Hiking back to the car with Daddy after playing at the lake.
Keilana and Daddy strolling through the sign for camp.  Doug worked up here (its a Boy Scout camp) several summers, as a wrangler, nature director, and commissioner in various years.
Dylan insisted on carrying the "backpack".  How lucky for him that my purse happened to match his outfit! :)

The Visit and the quilt

Mom and Christa were in Las Vegas all last week for an EMS conference of some sort, so Friday they rented a car and drove to our house for a visit (apparently when they made that decision, Mom was under the impression that Vegas was about 3 hours from our house, not 5 1/2. . . . . .).  We got to take them to the Farmer's Market, where they enjoyed some tamales and we all struggled to remember/figure out what the Spanish word for pork was.  I had some delicious tacos.  Its been so long since we've been to the street fair, because I honestly can't remember the last time I didn't work on Friday night.  It was fun to get out there and walk around again.  

Keilana walked Yaya over to show where her school was, and we saw a few of the murals along the way.   And of course we had to do the McDermont tour.  There was actually a lot more to see than the last time Mom was here.  They finished the zip line last week, and the framing for the tree is all up, but they still have to put on the foam.  They just started getting  the palm tree lights up this week, and Keilana and Dylan are very excited about those.  As you can see in the picture, they are neon colored, and they light up at night, serving as the street lights.  

Saturday afternoon we all went up to the Apple Festival in Springville, since Doug and I had never been before, and, though I love the citrus smell and taste I've gotten so used to here, apples always sound good.  Its just like any other community celebration fest, lots of food booths and craft booths, etc.  Mom bought me a cute "Boo" Halloween sign for the front door, and Doug got Keilana a yummy shave ice (since it was still in the high 80s:( ).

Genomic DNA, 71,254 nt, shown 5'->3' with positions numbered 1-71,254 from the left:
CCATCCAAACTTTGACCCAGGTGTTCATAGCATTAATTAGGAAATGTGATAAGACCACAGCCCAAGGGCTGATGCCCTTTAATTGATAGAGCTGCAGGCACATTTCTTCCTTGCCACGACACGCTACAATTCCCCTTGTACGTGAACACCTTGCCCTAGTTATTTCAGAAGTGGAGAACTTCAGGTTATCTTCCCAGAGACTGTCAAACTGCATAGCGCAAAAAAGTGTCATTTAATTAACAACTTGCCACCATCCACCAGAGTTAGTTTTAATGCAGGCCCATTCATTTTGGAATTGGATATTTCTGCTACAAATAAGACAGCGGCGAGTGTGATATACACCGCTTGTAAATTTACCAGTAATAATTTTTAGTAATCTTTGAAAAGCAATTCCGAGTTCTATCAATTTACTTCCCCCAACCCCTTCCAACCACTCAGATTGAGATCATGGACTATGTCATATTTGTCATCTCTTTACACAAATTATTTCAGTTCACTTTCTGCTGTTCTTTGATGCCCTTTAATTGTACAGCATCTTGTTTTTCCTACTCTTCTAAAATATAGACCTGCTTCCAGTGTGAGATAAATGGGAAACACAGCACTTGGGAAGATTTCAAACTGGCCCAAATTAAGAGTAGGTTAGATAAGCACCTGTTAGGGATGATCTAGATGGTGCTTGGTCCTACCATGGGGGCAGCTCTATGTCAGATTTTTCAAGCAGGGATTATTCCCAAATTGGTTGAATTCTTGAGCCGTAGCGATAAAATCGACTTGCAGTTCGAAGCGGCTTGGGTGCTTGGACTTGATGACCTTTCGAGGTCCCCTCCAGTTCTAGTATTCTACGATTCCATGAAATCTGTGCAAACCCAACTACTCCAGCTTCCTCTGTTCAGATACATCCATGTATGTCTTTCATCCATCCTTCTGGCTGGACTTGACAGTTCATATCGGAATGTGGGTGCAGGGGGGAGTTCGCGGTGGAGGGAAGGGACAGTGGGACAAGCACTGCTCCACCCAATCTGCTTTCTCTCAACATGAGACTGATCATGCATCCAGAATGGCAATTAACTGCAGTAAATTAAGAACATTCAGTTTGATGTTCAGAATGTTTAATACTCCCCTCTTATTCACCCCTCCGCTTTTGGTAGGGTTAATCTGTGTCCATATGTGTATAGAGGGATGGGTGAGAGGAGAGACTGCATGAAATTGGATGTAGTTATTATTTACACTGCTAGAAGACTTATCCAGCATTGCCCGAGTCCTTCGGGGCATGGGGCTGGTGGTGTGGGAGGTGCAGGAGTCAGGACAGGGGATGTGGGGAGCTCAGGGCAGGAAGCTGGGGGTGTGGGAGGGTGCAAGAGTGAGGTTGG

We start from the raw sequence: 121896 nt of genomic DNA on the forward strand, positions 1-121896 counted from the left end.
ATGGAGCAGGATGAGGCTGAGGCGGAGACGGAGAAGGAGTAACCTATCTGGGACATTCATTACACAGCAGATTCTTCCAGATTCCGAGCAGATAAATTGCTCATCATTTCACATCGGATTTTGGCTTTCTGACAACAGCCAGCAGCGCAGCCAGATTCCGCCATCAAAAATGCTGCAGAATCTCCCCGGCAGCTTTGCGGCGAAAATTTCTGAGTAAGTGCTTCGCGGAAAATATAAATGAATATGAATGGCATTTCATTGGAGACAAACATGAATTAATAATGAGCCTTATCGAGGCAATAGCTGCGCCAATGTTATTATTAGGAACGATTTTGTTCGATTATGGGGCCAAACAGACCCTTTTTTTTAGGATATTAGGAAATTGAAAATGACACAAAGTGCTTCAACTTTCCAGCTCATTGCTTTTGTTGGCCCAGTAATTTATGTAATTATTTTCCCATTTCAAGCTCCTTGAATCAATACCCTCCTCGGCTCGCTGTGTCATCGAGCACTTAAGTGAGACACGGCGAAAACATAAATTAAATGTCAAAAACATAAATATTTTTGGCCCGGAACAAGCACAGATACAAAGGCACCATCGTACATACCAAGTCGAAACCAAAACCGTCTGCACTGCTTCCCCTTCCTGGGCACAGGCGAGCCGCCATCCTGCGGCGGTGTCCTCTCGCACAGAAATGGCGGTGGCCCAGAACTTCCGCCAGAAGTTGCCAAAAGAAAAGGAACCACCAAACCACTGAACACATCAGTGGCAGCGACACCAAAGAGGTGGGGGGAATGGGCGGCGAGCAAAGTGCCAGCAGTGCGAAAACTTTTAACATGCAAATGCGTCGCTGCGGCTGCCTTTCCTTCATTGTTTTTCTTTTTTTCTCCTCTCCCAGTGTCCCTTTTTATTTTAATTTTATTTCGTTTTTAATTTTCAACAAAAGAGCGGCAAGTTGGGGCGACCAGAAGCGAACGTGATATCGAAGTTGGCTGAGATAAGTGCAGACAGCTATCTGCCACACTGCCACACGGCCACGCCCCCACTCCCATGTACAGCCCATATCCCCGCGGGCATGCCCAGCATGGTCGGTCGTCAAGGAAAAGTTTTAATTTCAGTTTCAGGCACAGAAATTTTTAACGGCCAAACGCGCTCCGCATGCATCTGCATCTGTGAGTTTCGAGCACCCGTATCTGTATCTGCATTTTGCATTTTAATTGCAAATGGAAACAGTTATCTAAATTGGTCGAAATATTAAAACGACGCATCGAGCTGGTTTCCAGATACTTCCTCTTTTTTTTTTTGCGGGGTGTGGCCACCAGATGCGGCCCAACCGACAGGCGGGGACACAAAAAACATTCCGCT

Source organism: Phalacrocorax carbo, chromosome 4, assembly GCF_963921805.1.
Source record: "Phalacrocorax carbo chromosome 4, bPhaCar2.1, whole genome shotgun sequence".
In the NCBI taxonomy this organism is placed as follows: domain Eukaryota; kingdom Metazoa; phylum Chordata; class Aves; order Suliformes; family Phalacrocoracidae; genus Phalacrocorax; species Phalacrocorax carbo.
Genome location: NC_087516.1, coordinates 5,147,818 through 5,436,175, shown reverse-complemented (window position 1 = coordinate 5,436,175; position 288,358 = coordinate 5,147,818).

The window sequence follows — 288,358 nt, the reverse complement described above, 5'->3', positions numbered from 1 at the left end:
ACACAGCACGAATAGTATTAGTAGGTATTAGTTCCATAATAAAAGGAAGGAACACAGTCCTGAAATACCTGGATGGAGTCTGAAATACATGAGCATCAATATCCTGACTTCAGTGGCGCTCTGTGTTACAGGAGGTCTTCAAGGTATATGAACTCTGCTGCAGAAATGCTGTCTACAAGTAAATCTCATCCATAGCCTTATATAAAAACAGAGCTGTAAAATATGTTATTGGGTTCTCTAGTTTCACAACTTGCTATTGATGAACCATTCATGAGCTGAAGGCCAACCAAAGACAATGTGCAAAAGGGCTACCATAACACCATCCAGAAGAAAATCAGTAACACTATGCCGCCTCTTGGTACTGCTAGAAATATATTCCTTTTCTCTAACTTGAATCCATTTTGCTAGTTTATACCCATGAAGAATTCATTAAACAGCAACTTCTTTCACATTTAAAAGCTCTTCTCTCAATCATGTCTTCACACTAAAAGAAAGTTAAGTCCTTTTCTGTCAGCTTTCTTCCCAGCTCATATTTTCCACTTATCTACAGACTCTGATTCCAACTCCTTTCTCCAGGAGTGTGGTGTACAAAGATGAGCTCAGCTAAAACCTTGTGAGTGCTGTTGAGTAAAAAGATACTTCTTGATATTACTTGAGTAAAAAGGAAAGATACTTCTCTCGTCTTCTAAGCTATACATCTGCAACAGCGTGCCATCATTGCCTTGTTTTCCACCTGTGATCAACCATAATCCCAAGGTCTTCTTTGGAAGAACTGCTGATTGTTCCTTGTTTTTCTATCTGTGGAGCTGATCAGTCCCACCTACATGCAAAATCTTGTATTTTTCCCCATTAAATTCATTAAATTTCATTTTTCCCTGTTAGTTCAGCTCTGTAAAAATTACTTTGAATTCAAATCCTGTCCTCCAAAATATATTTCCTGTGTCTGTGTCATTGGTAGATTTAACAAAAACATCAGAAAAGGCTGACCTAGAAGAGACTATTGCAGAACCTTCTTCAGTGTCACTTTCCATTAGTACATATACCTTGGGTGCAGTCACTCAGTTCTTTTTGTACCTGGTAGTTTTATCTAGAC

I forgot to bring my camera along (a fairly regular habit these days, with my flakey brain), so these are pictures I stole from Christa (the ones she posted on the family website).  I absolutely hate seeing pictures of myself right now, but Doug says I can't edit myself out of all our family trips/events.  Anyway, a couple shots she got of us on our weekend adventures.

And last, but far from least, Grandma finished the baby's quilt and sent it down with Mom.  It's my favorite so far.  I requested purple this time and man did she deliver.  I think this one is absolutely adorable--complete with a big "C" for baby girl Clark.  She doesn't actually quilt anymore due to trouble with her fingers/shoulder, but I think she's usually tied baby quilts in the past anyway.  I think its beautiful!  I'm excited to wrap our newest little munchkin in it!

Friday, October 17, 2008

Oh, tis the season!

Well, election season is upon us.  I guess it has been for a while.  Only, what, something like 18 or 20 days left til the big day?  I have been paying attention to all races and issues, but one in particular has been in the forefront for me--us--here in California.  Several years ago, the voters of California passed what was known Proposition 22, which defined marriage as between a man and a woman.  This year, the court basically ignored that 61% majority and declared homosexual marriage legal in California.  This year, Proposition 8 is on the ballot as a constitutional amendment (meaning it needs a super majority to pass) stating that in the State of California, only marriage between a man and a woman shall be recognized as legal and valid.  The First Presidency (the executive governing body of our Church) has asked members to contribute time, money and energy to getting this Proposition passed, not to mention their votes.

I have, to this point, not delved into the issue publicly, because I know it is one that tends to stir a lot of strong emotions in people and the last thing the world (or internet) needs is more rancor.  Doug posted a blog yesterday about his response to a letter writer in one of the local papers.  I thought it was a well-thought and well said response.  You can read it here.  There has been much made of this as a "civil rights" issue.  I can see why people would be prone to seeing it that way, particularly if they haven't don't their research.  But the fact of the matter is that, in California, same sex domestic partnerships are awarded all the same personal benefits of the state as married couples:  rights of inheritance, hospital visits, health insurance coverage (with most companies), even adoption from public as well as private, secular adoption agencies, etc.